Different Disneylands around the world
Mickey and Minnie Mouse wave from rickshaws to celebrate Tanabata, a Japanese star festival, at Tokyo Disneyland. (Yoshikazu Tsuno/AFP/Getty)
Disneyland calls itself the happiest place in the world, but to keep visitors happy in its five locations across the globe, each theme park is tweaked to cater to local cultures and tastes. Outside of the two original resort areas in the United States, Disneyland in California and Walt Disney World in Florida, the Disneylands in Paris, Tokyo and Hong Kong offer subtly different selections of food, rides and layout to make the millions of visitors each year feel at home.
Opened in 1983 and larger than the original Disneyland California, Tokyo Disneyland is the third most visited of any theme park in the world after the two Disney parks in the US. Like Walt Disney World in Florida, Cinderella’s Castle is located at the centre of the park, rumoured to have been chosen because the princess’s qualities of duty and a strong work ethic would resonate more deeply in Japanese culture than Sleeping Beauty, whose castle is featured in the centre of Disneyland California.
But like karaoke, which originated in Japan and is a country-wide obsession, Disneyland gives the often-reserved Japanese people a place to unleash their rowdy side. In Tokyo Disneyland, even adult visitors will sing, clap and dance along to the internationally themed live shows, such as the Latin-American vibes of Minnie Oh! Minnie or the street show Jubilation!; it is a level of audience participation that would be a rare sight in the US.
Similarly, the food offered at Tokyo Disneyland is noticeably different from the US, infusing both Chinese and American flavours with Japanese cuisine. To refuel between rides or while waiting in the lengthy queues, you can buy a steamed bun -- originally a traditional Chinese delicacy with hot, sweet or savoury fillings -- from Boiler Room Bites in Adventureland. The usually round bun is in the shape of Mickey Mouse’s head, with the iconic mouse ears filled with teriyaki chicken. The donburi, a traditional Japanese dish that consists of rice and savoury toppings, can be ordered with US flavours like taco meat (spiced minced pork), creole chicken or shrimp patties instead of teriyaki meats. This is then topped with cabbage and an egg, just like you would find in any donburi eatery in Japan.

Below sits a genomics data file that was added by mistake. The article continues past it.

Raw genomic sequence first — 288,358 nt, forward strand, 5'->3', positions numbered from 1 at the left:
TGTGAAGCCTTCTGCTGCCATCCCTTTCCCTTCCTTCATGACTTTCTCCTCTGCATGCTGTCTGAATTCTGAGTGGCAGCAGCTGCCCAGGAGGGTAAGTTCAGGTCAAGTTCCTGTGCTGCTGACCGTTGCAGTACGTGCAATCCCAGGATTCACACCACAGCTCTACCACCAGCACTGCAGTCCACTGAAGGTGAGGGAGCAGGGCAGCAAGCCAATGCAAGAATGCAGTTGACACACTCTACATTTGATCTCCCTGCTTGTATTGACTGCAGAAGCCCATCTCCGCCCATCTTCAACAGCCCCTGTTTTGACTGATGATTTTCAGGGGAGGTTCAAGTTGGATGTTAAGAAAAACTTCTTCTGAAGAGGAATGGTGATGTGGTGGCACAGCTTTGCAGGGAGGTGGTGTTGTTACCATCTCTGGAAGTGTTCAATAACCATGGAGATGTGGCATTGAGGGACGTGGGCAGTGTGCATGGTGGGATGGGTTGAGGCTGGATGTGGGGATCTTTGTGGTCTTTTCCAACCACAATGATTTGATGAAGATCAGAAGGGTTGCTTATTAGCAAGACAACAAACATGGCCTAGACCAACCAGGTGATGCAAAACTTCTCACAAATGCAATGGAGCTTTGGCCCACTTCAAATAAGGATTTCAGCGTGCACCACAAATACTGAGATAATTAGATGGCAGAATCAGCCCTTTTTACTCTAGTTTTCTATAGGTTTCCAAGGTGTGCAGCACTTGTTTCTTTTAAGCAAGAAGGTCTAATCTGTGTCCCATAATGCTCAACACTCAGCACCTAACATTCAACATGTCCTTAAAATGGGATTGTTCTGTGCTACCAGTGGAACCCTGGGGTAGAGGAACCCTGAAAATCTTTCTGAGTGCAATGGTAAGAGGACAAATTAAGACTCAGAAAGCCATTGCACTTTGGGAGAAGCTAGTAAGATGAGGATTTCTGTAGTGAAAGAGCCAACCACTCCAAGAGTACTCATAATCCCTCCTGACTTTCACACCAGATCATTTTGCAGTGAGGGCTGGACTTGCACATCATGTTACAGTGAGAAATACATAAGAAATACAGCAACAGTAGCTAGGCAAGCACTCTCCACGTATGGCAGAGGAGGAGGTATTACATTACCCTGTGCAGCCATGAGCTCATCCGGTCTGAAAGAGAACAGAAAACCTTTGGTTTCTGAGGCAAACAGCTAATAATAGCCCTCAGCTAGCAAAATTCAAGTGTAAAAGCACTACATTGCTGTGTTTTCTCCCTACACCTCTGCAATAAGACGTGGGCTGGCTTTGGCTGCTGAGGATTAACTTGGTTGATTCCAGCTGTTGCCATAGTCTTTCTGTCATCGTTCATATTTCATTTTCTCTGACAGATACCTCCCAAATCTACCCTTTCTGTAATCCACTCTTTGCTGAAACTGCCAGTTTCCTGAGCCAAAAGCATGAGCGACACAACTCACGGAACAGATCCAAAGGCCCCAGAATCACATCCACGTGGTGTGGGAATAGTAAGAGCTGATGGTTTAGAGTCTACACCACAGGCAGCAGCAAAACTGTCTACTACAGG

If you are still feeling peckish, try some popcorn with local flavours, such as soy sauce with butter from the popcorn stands next to the ImageWorks photo studio in Tomorrowland or Café Orléans in Adventureland, or Japanese curry from the stand next to the Trading Post gift shop in Westernland. For milk tea-flavoured popcorn, a popular sweet, South-East Asian fusion of tea and milkshake that also goes by the name of bubble tea, you will have to head to the nearby Tokyo DisneySea, a separate park with water slides and watery rides.
Hong Kong Disneyland
The small Hong Kong Disneyland, opened in 2005, incorporates feng shui and traditional Chinese elements into its design to attract tourists from mainland China.
Feng shui balances the elements of wood, fire, earth, metal and water to create positive energy, and these elements can be seen throughout the theme park. Rocks represent stability and prevent good luck from flowing away, so two gigantic boulders have been placed at the park’s entrance to stop energy from flowing out of the resort. Water stimulates fortune and wealth, and the park is full of lakes, ponds and streams -- not to mention the large fountain featuring Disney characters placed at the main entrance of the park.
The main gate of the theme park has been positioned in a north–south direction for good fortune, and as you approach the entrance, look out for a sharp bend in the walkway. This was put in intentionally to stop good qi (energy) flowing into the nearby South China Sea.